Documentation and Digitization of Indigenous Smithing Knowledge in North-eastern Tanzania

By Valence Valerian Meriki Silayo, Nicholaus Joseph Kisambuka, Wenceslous M. Mashingo, Irene Gabriel Ndossi | 12 August 2022

The blacksmiths produced and reshaped almost all the spears and other pre-colonial war weapons in the Kilimanjaro region. Blacksmithing craft is an old knowledge in northern Tanzania predominantly carried out in the Pare mountains which enjoyed the ubiquitous nature of iron raw materials such as high-quality ore, clay and fuel needed to make Iron. This project aims to digitally document the smithing process and knowledge in the Kilimanjaro region, Tanzania. The researchers will document and digitise the material knowledge and social cognitive entailed in the production of iron implements among communities in northern Tanzania. The project will focus on the processes of material acquisition, processing, and the production of a final iron product. This connects to the larger social knowledge networks in indigenous knowledge and complexity in the pre-colonial communities.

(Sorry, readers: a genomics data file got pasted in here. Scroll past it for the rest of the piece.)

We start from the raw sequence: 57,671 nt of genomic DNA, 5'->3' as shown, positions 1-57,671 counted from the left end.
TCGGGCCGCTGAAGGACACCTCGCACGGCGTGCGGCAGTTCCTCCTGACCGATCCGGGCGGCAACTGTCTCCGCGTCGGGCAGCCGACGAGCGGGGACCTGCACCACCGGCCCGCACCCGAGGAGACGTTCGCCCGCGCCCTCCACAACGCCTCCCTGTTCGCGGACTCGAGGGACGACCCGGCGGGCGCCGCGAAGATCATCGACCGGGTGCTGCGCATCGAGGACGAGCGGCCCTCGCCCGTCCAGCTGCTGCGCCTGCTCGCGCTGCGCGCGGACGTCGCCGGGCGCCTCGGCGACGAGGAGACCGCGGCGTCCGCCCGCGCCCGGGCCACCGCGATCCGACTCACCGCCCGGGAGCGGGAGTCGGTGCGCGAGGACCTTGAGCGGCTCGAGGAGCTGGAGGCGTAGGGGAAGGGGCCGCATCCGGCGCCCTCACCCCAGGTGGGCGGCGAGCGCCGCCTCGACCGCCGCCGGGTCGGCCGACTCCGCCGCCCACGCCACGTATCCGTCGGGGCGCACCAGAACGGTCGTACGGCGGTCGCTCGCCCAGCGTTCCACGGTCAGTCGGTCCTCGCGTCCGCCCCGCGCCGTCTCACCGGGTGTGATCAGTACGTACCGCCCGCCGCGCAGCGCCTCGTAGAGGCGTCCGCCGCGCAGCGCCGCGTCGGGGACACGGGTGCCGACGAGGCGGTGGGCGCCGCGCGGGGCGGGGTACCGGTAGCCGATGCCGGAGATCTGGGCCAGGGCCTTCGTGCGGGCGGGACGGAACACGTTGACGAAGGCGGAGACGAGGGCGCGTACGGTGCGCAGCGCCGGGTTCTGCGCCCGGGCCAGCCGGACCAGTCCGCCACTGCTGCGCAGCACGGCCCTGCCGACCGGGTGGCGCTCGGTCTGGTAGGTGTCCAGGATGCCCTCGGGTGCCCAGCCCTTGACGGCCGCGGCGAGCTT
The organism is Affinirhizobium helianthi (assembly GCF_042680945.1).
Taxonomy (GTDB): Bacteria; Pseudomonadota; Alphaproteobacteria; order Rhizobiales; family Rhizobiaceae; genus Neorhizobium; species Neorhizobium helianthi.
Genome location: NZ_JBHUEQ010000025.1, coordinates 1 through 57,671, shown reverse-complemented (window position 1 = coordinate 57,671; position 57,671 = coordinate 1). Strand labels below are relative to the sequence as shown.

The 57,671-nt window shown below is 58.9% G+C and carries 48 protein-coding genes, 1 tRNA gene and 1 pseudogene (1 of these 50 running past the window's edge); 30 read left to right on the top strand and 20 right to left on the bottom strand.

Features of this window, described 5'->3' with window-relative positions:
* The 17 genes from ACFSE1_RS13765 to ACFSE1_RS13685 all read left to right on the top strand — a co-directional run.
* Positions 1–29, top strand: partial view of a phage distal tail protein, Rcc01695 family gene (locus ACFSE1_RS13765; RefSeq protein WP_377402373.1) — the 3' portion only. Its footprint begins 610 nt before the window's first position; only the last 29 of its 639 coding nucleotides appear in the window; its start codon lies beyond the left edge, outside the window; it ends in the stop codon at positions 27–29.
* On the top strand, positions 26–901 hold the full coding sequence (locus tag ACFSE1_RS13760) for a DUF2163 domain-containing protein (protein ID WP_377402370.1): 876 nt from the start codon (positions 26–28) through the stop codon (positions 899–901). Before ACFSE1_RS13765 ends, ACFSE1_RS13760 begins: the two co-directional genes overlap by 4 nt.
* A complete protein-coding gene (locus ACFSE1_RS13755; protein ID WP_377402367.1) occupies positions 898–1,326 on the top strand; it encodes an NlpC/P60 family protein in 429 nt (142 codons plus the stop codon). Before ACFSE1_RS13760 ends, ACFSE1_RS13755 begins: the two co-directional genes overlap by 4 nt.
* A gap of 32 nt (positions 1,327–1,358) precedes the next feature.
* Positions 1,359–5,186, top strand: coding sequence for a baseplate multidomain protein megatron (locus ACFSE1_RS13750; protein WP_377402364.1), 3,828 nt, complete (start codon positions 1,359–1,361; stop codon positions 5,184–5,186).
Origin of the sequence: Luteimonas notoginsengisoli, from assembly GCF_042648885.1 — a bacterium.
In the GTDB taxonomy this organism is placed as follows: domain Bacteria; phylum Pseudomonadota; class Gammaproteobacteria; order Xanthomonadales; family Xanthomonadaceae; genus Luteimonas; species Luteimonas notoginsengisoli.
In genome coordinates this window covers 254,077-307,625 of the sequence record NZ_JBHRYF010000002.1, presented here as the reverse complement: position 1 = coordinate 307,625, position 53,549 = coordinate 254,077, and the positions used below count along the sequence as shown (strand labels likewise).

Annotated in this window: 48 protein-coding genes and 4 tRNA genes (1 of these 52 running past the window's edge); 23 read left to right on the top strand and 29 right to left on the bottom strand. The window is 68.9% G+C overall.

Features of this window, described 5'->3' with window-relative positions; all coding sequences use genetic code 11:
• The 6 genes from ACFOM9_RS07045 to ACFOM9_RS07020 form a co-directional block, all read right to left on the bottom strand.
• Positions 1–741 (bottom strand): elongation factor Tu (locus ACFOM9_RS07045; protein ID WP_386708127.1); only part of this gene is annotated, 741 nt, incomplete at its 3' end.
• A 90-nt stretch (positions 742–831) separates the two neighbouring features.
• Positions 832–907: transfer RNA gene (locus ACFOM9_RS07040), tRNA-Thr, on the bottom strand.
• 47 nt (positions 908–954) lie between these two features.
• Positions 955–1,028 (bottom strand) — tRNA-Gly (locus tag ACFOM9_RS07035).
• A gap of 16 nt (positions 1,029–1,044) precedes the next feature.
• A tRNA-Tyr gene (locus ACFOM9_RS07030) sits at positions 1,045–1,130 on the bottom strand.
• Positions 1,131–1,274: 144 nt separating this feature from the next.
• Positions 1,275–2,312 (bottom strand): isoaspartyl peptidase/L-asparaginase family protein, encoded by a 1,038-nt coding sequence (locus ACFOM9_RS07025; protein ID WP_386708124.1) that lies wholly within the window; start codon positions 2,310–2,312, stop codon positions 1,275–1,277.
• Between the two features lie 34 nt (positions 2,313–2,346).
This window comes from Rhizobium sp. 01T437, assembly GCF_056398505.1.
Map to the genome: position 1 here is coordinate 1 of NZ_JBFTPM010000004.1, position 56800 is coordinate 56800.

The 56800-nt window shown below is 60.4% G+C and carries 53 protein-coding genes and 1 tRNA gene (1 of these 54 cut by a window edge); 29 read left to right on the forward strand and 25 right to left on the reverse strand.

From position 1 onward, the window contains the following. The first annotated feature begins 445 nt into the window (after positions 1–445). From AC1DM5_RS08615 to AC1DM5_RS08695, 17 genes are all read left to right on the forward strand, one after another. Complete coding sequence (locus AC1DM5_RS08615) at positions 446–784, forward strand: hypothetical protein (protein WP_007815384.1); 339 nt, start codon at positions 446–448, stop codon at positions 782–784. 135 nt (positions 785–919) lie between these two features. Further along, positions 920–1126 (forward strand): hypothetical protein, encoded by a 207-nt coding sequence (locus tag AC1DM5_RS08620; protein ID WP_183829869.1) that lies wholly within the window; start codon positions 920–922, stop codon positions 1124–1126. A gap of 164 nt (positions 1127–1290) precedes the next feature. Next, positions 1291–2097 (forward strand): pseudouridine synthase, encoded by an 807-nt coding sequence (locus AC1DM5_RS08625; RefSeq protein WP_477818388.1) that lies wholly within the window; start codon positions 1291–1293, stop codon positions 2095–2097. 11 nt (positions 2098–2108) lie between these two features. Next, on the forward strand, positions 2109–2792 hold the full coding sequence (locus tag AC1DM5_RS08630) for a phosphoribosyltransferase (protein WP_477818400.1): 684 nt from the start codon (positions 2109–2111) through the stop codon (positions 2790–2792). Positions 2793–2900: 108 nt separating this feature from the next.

The specific goal of this project is to document and digitize the endangered knowledge of local iron smithing craft in north-eastern Tanzania using an audio-visual medium. The research team plans to expose more people in the area to this material practice and archive the diminishing practices of blacksmiths in this region. We also aim at applying the experience gained from the exercise to answer broader archaeological and anthropological questions relating to social complexity in small scale communities, art and craft specialization, early technology, and indigenous knowledge systems. The threats to the material practice require that it be documented digitally.

 

PI:
Valence Valerian Meriki Silayo

Collaborators:
Nicholaus Joseph Kisambuka
Wenceslous M. Mashingo
Irene Gabriel Ndossi

Location of Research:
Kilimanjaro region, Tanzania

Host Institution:
Tumaini University, Dar es Salaam College

 

 

Top Banner Image: PI and Mr Mushi Sarkoki in the field (Photo: Wenseslaus Mashingo)